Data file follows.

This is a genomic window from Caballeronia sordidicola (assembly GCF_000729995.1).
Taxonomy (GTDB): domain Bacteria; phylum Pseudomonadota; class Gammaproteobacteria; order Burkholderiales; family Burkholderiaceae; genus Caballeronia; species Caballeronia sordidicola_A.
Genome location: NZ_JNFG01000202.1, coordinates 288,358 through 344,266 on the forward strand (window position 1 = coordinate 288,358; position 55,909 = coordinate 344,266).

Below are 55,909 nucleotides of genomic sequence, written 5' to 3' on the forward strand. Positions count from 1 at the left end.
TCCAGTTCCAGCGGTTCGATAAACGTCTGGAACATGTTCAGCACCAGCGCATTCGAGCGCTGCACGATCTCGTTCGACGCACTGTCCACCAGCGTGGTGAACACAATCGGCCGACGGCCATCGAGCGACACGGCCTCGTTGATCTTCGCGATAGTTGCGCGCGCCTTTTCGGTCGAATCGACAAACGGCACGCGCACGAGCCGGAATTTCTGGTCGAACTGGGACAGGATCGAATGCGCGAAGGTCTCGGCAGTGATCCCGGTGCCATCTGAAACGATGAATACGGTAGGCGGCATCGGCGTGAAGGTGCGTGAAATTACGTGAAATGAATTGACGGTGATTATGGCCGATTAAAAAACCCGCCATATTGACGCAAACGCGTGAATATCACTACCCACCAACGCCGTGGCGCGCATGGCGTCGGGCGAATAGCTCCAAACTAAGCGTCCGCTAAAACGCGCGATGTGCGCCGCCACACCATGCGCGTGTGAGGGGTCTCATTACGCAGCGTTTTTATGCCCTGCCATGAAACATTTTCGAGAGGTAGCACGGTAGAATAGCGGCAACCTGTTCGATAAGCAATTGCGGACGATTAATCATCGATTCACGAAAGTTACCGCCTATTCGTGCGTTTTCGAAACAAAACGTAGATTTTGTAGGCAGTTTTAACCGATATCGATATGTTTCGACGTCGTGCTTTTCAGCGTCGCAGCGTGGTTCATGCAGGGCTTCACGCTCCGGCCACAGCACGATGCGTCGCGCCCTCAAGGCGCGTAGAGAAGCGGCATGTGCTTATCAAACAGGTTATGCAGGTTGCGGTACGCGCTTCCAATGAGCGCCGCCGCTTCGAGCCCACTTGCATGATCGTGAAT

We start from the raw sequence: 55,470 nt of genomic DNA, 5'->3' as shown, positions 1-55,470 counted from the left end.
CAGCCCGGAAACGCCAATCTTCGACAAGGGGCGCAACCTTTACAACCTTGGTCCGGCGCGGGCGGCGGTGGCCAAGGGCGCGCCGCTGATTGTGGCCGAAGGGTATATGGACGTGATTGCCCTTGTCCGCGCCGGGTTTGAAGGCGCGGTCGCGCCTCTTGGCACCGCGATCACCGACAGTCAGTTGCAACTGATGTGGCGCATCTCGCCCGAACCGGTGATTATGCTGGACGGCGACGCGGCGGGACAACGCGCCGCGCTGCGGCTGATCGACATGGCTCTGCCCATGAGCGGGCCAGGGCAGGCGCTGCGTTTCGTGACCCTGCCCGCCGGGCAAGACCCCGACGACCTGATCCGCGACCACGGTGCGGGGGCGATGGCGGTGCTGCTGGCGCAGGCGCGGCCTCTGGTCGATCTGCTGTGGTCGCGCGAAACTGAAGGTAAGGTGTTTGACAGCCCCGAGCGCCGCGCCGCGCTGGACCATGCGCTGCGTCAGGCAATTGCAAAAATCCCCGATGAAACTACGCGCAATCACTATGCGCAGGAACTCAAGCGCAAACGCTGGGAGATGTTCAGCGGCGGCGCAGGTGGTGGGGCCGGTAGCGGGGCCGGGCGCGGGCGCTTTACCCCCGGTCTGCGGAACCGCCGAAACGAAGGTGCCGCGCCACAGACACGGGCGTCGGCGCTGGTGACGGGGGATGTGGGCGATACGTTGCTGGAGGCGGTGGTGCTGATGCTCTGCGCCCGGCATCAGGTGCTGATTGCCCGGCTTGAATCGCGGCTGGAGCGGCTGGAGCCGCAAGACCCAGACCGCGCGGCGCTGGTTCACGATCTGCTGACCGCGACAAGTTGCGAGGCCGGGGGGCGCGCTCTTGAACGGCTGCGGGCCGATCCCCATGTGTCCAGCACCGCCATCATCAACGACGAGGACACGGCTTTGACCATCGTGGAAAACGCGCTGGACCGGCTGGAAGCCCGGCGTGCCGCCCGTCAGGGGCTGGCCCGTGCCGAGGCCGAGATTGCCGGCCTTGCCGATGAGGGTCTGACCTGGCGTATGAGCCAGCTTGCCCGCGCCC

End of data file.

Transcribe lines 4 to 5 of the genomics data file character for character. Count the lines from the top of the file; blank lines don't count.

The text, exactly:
Below are 55,909 nucleotides of genomic sequence, written 5' to 3' on the forward strand. Positions count from 1 at the left end.
TCCAGTTCCAGCGGTTCGATAAACGTCTGGAACATGTTCAGCACCAGCGCATTCGAGCGCTGCACGATCTCGTTCGACGCACTGTCCACCAGCGTGGTGAACACAATCGGCCGACGGCCATCGAGCGACACGGCCTCGTTGATCTTCGCGATAGTTGCGCGCGCCTTTTCGGTCGAATCGACAAACGGCACGCGCACGAGCCGGAATTTCTGGTCGAACTGGGACAGGATCGAATGCGCGAAGGTCTCGGCAGTGATCCCGGTGCCATCTGAAACGATGAATACGGTAGGCGGCATCGGCGTGAAGGTGCGTGAAATTACGTGAAATGAATTGACGGTGATTATGGCCGATTAAAAAACCCGCCATATTGACGCAAACGCGTGAATATCACTACCCACCAACGCCGTGGCGCGCATGGCGTCGGGCGAATAGCTCCAAACTAAGCGTCCGCTAAAACGCGCGATGTGCGCCGCCACACCATGCGCGTGTGAGGGGTCTCATTACGCAGCGTTTTTATGCCCTGCCATGAAACATTTTCGAGAGGTAGCACGGTAGAATAGCGGCAACCTGTTCGATAAGCAATTGCGGACGATTAATCATCGATTCACGAAAGTTACCGCCTATTCGTGCGTTTTCGAAACAAAACGTAGATTTTGTAGGCAGTTTTAACCGATATCGATATGTTTCGACGTCGTGCTTTTCAGCGTCGCAGCGTGGTTCATGCAGGGCTTCACGCTCCGGCCACAGCACGATGCGTCGCGCCCTCAAGGCGCGTAGAGAAGCGGCATGTGCTTATCAAACAGGTTATGCAGGTTGCGGTACGCGCTTCCAATGAGCGCCGCCGCTTCGAGCCCACTTGCATGATCGTGAAT